We have a saying in the South: "If it ain't broke, don't fix it." Still, twenty-five years is a long time to have had an implant. I am assuming that you have silicone gel implants since that was the predominant implant used twenty five years ago. The fact that one is now starting to get firm may be an indication that that implant may be leaking and your body is reacting by forming more scar tissue around it. Even if it isn't leaking, it might not be a bad idea to change out your implants before they break rather than waiting until they do. When those older style implants break, they tend to be gooey silicone gel rather than the more cohesive silicone gel available today.
You asked if the second surgery is more difficult than the first. From the surgeon's perspective it is hard to compare since they are different surgeries. From the patient's perspective, since your tissues have already been stretched to accommodate the implants, this does not need to be done again. That should certainly help to make the second surgery easier.
When to replace breast implants
You did not mention whether your implants are saline or silicone (silicone implants were available for breast augmentation until 1992; were not available for augmentations between 1992 and 2006, and returned to the market in 2006).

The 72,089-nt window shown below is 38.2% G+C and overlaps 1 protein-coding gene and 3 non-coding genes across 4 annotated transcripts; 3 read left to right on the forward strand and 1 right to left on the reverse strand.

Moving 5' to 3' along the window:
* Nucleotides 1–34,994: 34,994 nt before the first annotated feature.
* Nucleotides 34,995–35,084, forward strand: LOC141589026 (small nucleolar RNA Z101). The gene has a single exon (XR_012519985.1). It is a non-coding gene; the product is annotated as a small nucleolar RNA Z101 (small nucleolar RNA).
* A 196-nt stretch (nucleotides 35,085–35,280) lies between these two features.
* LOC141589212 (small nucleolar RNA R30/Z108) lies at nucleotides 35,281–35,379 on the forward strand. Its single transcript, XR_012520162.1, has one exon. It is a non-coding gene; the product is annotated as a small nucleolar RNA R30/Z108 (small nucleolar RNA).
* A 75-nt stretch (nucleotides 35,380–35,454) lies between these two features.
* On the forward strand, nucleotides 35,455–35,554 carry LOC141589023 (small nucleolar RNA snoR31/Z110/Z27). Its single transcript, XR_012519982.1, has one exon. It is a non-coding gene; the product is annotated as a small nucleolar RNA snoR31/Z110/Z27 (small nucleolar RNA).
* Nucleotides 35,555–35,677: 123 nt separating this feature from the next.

If you have silicone implants, hardening of the breast (capsular contracture) is one of the signs of a potentially ruptured implant. It was generally recommended that the silicone implants used in the early 1990s be replaced approximately every ten years (even if they were still intact). If your implants are saline, they can be left in place until the cosmetic changes to the breast bother you.
Removing a ruptured silicone implant placed in the 1990s requires removal of the scar tissue around the implant as a unit with the ruptured implant - a more extensive procedure than the original augmentation.
If your implants are silicone, I would recommend that you consult with board-certified plastic surgeons who are experienced at removal ruptured silicone implants.